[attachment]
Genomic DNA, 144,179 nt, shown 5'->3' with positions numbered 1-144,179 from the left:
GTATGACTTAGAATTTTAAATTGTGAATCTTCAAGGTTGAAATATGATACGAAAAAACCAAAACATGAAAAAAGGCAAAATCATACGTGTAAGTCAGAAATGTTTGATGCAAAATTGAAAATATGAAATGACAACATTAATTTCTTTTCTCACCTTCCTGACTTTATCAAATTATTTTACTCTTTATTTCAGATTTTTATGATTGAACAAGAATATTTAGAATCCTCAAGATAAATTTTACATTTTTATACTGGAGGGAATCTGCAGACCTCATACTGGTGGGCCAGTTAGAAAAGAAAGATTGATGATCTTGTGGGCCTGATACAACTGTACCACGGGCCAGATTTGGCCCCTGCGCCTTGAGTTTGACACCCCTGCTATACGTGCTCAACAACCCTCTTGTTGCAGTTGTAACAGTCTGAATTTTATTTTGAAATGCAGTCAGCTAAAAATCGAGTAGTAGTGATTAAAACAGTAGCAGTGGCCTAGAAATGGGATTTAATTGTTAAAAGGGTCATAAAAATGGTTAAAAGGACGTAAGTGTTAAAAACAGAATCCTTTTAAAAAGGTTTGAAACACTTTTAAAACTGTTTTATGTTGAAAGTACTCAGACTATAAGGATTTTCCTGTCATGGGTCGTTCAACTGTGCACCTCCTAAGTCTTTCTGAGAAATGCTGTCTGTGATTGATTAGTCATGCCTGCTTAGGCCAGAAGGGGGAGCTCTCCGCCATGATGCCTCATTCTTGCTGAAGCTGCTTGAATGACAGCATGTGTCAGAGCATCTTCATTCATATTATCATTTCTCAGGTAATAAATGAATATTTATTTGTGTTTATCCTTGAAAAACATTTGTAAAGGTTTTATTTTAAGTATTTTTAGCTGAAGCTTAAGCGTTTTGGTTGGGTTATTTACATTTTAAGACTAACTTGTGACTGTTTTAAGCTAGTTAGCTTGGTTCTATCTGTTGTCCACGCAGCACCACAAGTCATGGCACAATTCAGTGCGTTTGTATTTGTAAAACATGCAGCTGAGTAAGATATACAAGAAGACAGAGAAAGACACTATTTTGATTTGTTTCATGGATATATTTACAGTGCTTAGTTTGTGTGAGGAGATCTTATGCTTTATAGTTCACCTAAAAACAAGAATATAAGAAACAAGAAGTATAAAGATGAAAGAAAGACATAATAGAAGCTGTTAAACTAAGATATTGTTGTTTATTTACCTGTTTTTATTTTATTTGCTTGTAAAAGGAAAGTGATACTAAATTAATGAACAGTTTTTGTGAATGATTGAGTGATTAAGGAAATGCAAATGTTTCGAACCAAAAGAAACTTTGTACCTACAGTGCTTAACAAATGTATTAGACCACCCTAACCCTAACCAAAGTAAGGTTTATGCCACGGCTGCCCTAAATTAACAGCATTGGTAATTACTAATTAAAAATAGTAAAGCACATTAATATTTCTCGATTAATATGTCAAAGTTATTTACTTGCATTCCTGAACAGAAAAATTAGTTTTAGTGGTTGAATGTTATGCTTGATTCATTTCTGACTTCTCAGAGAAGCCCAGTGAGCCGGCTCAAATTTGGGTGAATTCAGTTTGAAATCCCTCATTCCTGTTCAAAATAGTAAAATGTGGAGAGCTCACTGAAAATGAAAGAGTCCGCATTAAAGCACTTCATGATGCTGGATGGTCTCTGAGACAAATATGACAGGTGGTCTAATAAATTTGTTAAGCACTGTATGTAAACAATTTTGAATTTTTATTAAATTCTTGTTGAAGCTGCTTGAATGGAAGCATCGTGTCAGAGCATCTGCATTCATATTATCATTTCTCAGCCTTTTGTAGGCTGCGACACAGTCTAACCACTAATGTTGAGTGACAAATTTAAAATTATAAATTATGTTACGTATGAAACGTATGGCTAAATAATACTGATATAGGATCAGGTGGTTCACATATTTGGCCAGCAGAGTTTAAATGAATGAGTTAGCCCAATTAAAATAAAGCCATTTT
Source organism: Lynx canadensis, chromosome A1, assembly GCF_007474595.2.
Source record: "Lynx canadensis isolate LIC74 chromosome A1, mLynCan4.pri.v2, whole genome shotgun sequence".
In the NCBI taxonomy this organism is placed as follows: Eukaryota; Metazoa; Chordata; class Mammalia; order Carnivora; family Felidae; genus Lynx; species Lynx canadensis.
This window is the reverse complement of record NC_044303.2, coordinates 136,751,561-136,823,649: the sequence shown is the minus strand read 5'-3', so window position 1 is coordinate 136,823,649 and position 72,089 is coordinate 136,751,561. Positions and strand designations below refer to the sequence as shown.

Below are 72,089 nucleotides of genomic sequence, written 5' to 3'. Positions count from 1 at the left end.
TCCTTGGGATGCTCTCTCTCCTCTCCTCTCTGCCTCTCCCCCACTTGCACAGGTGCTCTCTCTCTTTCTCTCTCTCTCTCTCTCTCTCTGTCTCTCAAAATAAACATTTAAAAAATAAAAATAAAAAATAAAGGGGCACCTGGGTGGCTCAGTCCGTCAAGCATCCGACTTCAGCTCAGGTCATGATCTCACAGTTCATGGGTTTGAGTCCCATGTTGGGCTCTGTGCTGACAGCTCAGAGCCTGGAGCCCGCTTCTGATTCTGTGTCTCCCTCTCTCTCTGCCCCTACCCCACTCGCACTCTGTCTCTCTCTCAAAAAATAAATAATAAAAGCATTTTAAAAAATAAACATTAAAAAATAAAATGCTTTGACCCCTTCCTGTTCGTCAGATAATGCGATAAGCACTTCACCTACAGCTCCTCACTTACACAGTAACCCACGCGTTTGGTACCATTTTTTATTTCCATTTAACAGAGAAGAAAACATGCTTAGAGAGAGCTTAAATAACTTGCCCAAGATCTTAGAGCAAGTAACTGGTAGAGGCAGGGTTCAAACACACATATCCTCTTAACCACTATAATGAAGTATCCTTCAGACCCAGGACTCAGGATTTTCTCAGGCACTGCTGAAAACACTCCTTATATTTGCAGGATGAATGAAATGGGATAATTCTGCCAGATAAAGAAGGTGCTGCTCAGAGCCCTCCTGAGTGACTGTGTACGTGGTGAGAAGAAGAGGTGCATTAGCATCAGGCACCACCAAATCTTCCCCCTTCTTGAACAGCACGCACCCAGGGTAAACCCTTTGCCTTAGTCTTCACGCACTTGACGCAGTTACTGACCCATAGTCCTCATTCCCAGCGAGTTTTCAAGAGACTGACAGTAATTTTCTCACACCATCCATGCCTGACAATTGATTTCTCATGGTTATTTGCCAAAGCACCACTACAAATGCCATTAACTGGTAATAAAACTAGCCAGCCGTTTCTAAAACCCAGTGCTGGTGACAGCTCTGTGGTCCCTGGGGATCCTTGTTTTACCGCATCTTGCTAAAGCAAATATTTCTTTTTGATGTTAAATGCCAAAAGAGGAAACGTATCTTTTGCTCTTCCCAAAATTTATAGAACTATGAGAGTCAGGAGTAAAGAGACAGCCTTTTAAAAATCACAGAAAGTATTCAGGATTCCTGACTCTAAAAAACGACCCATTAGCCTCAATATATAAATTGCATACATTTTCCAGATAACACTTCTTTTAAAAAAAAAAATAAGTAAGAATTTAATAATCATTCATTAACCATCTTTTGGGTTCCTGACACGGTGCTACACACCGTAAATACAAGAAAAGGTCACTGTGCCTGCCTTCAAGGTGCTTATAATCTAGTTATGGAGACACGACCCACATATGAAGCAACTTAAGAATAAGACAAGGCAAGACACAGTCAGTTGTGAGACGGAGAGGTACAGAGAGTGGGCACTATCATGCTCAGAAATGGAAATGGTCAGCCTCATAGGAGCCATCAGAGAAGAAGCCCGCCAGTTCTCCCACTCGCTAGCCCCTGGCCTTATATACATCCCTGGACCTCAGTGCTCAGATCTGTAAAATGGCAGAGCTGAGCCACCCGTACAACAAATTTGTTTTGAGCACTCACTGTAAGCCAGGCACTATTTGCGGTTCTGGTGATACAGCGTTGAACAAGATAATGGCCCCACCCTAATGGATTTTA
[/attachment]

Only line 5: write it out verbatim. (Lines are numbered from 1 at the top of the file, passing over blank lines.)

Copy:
In the NCBI taxonomy this organism is placed as follows: Eukaryota; Metazoa; Chordata; class Mammalia; order Carnivora; family Felidae; genus Lynx; species Lynx canadensis.